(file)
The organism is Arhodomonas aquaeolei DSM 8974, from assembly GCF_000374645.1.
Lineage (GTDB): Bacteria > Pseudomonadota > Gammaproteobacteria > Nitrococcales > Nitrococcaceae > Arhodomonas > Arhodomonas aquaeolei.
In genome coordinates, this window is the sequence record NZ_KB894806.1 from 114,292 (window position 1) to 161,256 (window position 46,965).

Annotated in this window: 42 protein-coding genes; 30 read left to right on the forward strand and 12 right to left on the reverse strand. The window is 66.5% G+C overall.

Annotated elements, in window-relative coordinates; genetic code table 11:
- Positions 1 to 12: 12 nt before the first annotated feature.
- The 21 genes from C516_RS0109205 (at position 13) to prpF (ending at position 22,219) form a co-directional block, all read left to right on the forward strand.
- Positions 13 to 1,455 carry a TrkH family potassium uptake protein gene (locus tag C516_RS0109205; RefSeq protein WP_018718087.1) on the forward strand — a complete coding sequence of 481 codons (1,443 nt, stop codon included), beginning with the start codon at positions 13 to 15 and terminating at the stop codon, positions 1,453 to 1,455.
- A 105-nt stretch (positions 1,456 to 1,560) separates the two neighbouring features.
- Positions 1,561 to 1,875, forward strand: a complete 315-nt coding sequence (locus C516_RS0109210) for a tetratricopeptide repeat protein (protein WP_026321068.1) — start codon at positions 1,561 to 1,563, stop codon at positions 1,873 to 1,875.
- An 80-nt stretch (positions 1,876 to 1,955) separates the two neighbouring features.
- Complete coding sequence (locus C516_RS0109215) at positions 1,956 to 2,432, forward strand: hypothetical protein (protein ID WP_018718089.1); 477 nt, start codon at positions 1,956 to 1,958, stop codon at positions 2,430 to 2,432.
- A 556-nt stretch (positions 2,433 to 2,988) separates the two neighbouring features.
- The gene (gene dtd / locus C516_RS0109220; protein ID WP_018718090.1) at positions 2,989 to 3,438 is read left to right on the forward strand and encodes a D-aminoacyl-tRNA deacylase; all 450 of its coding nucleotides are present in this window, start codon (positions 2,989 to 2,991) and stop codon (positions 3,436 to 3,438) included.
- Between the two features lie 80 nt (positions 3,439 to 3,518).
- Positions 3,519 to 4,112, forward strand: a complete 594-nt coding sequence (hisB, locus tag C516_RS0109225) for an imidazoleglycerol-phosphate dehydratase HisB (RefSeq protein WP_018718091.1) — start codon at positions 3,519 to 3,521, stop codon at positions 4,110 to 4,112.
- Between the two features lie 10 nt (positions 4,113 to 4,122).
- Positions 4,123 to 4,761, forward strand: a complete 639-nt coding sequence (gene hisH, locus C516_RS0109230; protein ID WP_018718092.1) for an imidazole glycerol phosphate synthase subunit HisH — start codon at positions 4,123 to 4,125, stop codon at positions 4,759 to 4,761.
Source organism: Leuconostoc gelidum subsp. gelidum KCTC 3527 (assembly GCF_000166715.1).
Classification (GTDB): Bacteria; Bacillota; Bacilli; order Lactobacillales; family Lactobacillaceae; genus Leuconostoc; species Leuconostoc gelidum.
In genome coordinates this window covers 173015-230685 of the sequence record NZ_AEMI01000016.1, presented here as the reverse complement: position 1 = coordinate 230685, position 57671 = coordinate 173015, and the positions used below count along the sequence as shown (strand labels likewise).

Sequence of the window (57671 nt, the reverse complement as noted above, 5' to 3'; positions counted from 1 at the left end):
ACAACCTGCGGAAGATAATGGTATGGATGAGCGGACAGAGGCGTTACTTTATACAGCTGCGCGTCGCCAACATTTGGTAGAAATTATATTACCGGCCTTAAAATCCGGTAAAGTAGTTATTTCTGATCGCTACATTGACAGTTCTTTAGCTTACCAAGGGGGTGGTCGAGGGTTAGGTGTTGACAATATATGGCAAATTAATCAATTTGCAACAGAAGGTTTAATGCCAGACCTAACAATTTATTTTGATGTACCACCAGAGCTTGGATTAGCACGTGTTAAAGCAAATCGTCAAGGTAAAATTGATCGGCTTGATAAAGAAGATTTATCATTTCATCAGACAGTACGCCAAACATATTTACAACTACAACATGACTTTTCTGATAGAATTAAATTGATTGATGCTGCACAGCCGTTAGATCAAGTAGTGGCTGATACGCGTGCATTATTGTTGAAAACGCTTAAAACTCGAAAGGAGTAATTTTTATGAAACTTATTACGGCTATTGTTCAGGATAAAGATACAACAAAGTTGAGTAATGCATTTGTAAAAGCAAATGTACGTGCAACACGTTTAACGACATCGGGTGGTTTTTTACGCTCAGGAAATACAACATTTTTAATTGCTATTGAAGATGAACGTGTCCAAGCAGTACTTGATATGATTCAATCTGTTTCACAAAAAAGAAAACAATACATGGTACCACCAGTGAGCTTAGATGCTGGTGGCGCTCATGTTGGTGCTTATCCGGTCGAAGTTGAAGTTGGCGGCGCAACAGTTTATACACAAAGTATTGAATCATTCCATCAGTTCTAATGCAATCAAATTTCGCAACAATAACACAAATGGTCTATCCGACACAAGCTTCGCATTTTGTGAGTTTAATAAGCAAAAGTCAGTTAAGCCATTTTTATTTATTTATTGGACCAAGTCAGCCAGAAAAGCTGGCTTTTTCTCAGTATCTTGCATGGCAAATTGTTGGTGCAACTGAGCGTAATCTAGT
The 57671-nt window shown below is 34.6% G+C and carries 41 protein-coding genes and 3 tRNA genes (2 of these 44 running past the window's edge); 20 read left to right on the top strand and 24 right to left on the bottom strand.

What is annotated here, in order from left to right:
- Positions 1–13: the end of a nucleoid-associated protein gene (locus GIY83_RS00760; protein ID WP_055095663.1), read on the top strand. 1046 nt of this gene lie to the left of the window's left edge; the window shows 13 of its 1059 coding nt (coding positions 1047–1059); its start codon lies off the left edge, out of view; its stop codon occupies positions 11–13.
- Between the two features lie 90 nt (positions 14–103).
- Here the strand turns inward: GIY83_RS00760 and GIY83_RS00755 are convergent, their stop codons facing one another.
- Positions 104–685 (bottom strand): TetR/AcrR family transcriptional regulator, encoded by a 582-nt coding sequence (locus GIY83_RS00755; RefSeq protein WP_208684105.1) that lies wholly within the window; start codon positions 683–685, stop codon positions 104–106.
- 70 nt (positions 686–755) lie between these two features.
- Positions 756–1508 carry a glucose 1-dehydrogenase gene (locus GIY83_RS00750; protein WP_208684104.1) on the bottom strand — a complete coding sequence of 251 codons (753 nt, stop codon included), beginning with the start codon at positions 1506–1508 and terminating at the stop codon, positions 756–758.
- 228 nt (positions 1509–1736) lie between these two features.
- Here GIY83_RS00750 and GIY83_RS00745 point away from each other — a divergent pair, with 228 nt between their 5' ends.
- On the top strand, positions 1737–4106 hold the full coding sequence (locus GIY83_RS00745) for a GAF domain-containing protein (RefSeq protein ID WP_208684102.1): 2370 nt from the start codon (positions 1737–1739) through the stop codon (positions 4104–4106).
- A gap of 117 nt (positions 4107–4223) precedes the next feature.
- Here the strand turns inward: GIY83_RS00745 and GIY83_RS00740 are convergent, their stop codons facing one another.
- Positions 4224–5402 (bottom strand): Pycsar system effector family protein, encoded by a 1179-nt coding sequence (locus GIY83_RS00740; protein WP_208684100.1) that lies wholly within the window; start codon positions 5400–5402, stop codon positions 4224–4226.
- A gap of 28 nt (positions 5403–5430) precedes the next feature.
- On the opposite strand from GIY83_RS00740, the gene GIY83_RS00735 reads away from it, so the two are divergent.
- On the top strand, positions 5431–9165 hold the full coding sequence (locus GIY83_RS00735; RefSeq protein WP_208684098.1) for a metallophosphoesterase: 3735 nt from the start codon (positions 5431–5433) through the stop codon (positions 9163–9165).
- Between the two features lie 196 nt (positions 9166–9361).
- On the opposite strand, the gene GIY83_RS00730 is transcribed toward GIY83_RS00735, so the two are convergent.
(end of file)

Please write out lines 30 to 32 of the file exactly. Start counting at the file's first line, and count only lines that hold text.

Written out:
- 70 nt (positions 686–755) lie between these two features.
- Positions 756–1508 carry a glucose 1-dehydrogenase gene (locus GIY83_RS00750; protein WP_208684104.1) on the bottom strand — a complete coding sequence of 251 codons (753 nt, stop codon included), beginning with the start codon at positions 1506–1508 and terminating at the stop codon, positions 756–758.
- 228 nt (positions 1509–1736) lie between these two features.